Retailers' increasing focus on serving the needs of the shopper, rather than on the opportunity to obtain promotional money or slotting fees from vendors, has been a driving force in the focus in SKU optimization, he said.
Although funding from vendors is important, Weintraub suggested that retailers take a step back and look at all the dollars that are available to support a category over the course of a year, rather than focusing on each specific opportunity to obtain such funding as it presents itself.
“Trade funds come in several different buckets, and I always like to think about the total bucket of dollars,” he said. “As far as how you get them, you worry about that later. You can get yourself in a bind from the beginning if you focus on where the trade money is coming from.
“While you may have gotten some money today, you are hurting yourself in the long term because perhaps you may not be carrying what the shopper wants to buy. If you are always focused on those promotions funds — and all grocers are, for good reason, because it helps fund promotional activity — it has to be done right.”
PRODUCT NOT MOVING
Andrew Wolf, an analyst with BB&T Capital Markets, Richmond, Va., said the increased emphasis on SKU reduction is driven in part by economic pressures on the shopper.
“The catalyst now is that there's a lot of product that's not moving,” he said. “What's a retailer to do if they are stuck with a product that's not moving? Your first inclination, independent of anything else, is to get rid of it.”
He also said the moves can be an effective lever to wring costs out of procurement, by either pressuring vendors to lower their pricing, or by making the whole supply chain more efficient.
“What Wal-Mart may have discovered before the grocers is that it is a good way to bring down prices,” Wolf said. “When you have less SKUs, as a supplier, the cost of production goes down, because volumes go up on what's left, and when the cost of production goes down, the retailer can share in a lot of that.”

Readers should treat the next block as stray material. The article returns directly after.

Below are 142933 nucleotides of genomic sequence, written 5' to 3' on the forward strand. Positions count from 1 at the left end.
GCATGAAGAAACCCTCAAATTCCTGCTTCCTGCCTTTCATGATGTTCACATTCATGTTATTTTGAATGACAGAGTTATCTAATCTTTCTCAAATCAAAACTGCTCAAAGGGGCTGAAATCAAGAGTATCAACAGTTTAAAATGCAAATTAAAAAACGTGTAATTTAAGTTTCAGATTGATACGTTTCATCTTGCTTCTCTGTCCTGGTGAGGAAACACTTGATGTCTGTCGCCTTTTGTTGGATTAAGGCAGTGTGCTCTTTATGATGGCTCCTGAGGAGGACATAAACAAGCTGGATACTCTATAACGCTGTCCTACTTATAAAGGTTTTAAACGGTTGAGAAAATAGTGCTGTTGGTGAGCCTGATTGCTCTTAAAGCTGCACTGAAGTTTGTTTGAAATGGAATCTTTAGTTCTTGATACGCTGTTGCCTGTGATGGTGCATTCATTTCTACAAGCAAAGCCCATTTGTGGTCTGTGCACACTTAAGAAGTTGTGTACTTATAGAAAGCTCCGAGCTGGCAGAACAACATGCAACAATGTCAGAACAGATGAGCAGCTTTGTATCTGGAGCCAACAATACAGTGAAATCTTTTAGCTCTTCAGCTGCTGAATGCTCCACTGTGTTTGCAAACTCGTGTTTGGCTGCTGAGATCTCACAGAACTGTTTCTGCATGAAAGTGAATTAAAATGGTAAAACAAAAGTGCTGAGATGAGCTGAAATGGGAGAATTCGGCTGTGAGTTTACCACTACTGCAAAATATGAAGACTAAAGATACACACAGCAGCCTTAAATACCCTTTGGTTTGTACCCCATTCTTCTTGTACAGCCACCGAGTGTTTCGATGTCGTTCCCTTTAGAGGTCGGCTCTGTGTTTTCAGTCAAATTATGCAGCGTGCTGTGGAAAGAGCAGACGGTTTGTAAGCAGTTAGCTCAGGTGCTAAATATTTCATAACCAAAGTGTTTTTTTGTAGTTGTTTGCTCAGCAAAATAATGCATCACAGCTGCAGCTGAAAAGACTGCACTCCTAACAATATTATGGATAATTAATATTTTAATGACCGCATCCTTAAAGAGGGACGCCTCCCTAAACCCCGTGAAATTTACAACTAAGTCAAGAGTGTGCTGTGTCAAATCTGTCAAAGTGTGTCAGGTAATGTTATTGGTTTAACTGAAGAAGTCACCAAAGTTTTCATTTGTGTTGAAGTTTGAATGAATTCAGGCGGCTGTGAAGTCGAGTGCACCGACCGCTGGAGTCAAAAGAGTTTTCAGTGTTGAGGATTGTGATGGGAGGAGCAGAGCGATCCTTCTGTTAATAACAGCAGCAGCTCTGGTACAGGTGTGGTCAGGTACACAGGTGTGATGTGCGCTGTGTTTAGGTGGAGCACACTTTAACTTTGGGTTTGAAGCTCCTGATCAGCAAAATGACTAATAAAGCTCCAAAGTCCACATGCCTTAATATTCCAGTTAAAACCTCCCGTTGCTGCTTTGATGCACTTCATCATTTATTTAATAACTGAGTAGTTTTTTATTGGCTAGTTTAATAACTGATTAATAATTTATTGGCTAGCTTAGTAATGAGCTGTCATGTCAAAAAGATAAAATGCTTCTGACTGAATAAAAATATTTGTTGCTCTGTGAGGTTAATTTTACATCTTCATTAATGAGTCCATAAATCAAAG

Private-label proliferation is also playing a role in the elimination of some SKUs from branded manufacturers, he explained. As store-brand volumes and SKU counts rise, the products are crowding out those branded products that were “on the bubble.”
Weintraub of Karabus Management pointed out that retailers who optimize their assortments holistically may find that some categories can be better served with less private label, and others with more.
“The retailers that do really well go through on a category-by-category basis, and decide that in some cases the manufacturer might get negatively affected by more store brands, but they might be able to make up for that in other categories, where private label is not the answer,” he said. “The solution could be to negotiate better pricing, or promote the product differently, or put it on another place on the shelf, or put it on an endcap — there are many different levers that can be pulled.
“The magic is to go through that very difficult process of going through the entire store category by category and determining what is right for the shopper at that store.”
DROWNING IN WATER
In his presentation at the Goldman Sachs conference, Supervalu's Herkert cited examples of SKU optimization that are taking place at the company.
“I was in one of our stores last week, and we carry eight varieties of 24-pack water. It's water. We have eight different brands of water. And I just find it hard to imagine that our customers demanding of us that I need eight different brands of H2O,” he said.
In addition, he said the pricing was “out of whack” and the large number of SKUs was making it more challenging to stay in-stock.
“I don't think we have to research that one too hard,” Herkert quipped. “I think we need to have a couple of the national brands and our own brand, and then negotiate better and create some winners and losers.”
He also cited cereal as a category that has over-proliferated. While variety of assortment is important, having four different-sized boxes of the same cereal might not necessarily be perceived as variety by the customer, he said.
Herkert cited fabric softener sheets as another category that could use some paring down.
“We have five brands, which may or may not be appropriate — I won't decide; somebody else will — [but] we also have 42 SKUs, and I will tell you that's too many,” he said. “I don't need [consulting firm] McKinsey to come and tell me 42 SKUs of fabric softener sheets is confusing to a customer.”
Rand of MVI said the current focus on SKU rationalization is an “interesting moment” in the history of food retailing.
“The recession has kicked over a lot of dominoes that were probably ready to fall anyway,” he said. “People are getting more efficient, they are looking at their pricing policies, they are looking at their brand as a retailer, and the manufacturers are beginning to understand that more is not always better.”